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Hydration Dynamics of Antifreeze Proteins

Periodic Reporting for period 1 - AntWatFre (Hydration Dynamics of Antifreeze Proteins)

Reporting period: 2015-11-01 to 2017-10-31

Antifreeze proteins (AFPs) and antifreeze glycoproteins (AFGPs) enable the survival of various organisms in freezing or subfreezing habitats. Even very low concentrations of these proteins are sufficient to lower the freezing temperature by several degrees. To reach a similar freezing point depression using sodium chlori common car antifreeze (polyethylene glycol) would require much higher concentrations. AF(G)Ps already find applications in the food industry, for instance to prevent recrystallization in ice cream and have great potential in medical applications (cell & organ storage, operations at low temperature). The lowering of the freezing point of water by adding solutes is a quite general phenomenon. For practically all solutes (salts, sugars) this effect results from the entropy of mixing and does not depend on the nature of the solute (colligative effect). However, for AFPs and AFGPs the effect on the freezing point is much larger (up to 500 times) than the colligative effect and shows a strong hysteresis, meaning that only the freezing point and not the melting point is being depressed. Therefore the depression of the freezing point due to AF(G)Ps is believed to result from highly specific interactions be-tween these proteins and nucleating ice crystals. As such, the freezing point depression by AF(G)Ps constitutes a highly non-colligative effect. Protein-water interactions are of general interest owing to the importance of protein hydration for protein function; AFPs and AFGPs form an extraordinary example of this coupling that is sufficiently strong and specific that the protein controls macroscopic thermodynamic properties of water. Despite their importance in nature and their industrial relevance, the mechanisms by which AF(G)Ps depress the freezing point are still poorly understood. Although substantial information presently exists on the static protein structures and thermodynamic properties of these systems, molecular scale information on the dynamics of the conformations of the AF(G)Ps, their hydration shells and their binding to ice, is extremely scarce. Within the project AntWatFre (654936) the molecular mechanism by which AF(G)Ps lower the freezing temperature were studied with advanced (nonlinear) spectroscopic techniques like 2D polarization-resolved vibrational spectroscopy and surface sum-frequency generation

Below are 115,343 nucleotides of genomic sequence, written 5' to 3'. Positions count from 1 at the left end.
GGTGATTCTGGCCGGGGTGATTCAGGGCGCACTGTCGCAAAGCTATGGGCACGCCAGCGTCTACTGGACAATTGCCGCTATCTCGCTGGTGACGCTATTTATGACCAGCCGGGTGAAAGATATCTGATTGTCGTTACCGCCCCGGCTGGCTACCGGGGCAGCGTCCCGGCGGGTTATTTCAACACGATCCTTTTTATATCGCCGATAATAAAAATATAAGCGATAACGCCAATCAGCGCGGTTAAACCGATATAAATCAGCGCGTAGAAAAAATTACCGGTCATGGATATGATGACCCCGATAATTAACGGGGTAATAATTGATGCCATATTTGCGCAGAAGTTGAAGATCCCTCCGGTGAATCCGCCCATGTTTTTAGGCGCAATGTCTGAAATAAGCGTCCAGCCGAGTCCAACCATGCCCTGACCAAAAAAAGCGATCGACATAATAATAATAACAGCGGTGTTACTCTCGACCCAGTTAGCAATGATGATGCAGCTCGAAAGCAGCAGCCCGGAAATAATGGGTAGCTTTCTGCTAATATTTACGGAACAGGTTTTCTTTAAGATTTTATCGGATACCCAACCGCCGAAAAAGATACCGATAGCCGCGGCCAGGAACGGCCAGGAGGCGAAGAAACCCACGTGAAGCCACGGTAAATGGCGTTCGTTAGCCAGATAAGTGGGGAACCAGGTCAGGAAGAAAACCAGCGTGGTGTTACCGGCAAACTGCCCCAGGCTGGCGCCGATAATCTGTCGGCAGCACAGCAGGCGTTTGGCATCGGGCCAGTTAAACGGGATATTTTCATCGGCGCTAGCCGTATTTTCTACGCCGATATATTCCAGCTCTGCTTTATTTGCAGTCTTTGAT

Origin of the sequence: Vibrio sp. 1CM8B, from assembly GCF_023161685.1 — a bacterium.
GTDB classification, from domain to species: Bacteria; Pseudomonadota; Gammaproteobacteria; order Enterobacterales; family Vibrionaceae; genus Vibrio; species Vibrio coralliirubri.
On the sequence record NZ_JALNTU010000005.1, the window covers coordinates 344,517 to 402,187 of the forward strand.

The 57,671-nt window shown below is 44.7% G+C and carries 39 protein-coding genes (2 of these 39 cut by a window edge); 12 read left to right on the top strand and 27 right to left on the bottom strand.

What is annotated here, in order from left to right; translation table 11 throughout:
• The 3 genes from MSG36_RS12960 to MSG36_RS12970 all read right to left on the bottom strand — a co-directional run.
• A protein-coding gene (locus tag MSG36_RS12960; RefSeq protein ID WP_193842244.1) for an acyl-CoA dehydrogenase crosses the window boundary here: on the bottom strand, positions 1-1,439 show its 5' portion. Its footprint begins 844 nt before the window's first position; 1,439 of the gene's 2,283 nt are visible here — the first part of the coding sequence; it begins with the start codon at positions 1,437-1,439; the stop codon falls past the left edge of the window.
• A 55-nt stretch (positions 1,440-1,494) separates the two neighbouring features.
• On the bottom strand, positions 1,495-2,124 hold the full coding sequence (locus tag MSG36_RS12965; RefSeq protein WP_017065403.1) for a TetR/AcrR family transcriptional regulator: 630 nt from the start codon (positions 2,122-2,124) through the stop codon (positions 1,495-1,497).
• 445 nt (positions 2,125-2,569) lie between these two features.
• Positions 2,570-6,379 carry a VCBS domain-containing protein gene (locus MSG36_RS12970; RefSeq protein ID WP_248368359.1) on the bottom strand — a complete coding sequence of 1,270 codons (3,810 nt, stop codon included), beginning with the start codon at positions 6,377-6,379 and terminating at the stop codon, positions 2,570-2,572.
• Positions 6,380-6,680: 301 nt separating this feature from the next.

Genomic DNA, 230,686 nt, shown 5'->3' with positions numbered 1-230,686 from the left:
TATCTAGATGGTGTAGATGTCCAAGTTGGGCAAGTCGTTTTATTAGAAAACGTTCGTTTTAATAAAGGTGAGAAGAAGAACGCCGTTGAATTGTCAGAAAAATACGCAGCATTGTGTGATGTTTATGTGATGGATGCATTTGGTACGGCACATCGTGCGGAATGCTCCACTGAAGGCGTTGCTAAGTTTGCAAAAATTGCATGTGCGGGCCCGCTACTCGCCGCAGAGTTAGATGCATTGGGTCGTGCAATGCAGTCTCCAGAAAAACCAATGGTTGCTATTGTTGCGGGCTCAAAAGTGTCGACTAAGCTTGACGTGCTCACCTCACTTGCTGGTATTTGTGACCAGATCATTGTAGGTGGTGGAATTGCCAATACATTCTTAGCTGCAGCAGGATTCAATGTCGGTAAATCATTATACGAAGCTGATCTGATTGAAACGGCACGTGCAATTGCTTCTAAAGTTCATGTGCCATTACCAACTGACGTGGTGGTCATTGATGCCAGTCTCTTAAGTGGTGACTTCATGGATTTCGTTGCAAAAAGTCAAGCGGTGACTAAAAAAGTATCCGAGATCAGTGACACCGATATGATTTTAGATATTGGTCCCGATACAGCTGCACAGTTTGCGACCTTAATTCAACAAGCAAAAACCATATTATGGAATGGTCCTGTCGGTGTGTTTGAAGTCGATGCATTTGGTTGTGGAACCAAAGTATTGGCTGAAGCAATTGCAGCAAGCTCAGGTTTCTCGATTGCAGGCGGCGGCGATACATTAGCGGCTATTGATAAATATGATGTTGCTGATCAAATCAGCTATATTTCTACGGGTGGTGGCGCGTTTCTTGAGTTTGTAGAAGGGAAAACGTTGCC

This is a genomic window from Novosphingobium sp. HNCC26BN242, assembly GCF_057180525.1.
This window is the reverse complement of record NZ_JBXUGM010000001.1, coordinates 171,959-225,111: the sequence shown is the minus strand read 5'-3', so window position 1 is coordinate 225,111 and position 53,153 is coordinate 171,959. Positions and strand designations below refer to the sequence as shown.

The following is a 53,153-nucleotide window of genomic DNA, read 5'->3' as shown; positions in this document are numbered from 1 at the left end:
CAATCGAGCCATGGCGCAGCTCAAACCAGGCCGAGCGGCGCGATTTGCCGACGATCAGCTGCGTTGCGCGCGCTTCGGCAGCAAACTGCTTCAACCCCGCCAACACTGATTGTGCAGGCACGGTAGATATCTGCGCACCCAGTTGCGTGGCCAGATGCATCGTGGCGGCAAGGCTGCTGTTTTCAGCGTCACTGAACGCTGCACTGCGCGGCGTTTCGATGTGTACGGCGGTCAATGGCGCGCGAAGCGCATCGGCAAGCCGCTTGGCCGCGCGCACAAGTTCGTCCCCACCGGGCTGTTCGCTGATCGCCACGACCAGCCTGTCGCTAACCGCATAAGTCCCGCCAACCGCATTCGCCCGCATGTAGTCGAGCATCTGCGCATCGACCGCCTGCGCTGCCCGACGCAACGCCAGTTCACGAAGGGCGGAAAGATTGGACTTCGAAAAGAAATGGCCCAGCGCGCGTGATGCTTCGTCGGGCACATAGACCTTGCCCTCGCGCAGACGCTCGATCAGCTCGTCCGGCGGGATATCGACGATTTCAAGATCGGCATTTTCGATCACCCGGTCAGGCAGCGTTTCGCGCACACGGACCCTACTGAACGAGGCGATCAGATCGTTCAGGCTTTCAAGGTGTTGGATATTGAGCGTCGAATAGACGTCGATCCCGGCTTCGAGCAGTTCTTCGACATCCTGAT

These techniques enabled the label-free study of the structural dynamics of the AF(G)P conformations, their hydration shells and their mechanism of binding to the ice surface. Using these techniques several key elements in the functioning of AF(G)Ps were discovered. The studies revealed that ice-like water at a specific (active) site of the antifreeze protein type III in aqueous solution mediate ice-binding while no ice-like water layers are needed for the binding of antifreeze glycoproteins. The acquired results pointed to a mechanistic difference in ice growth inhibition by various types of AFPs: basal plan adsorption is relevant only at long annealing times and at small undercooling, while blocking fast ice growth requires rapid adsorption on other crystal planes. In sum all results question the idea of an underlying mechanism for all types of AFPs.
The results obtained during the scholarship resulted in 10 peer-reviewed publications with several being in interdisciplinary high-impact journals (2x PNAS, JACS, 4x JPCL). Apart from a significant scientific output of the proposal were the results also presented and transferred to the general public. Among the public outreach activities were lectures for non-specific audiences, kids workshops and the participation at the 2017 Science is Wonderful event in the European Parliament.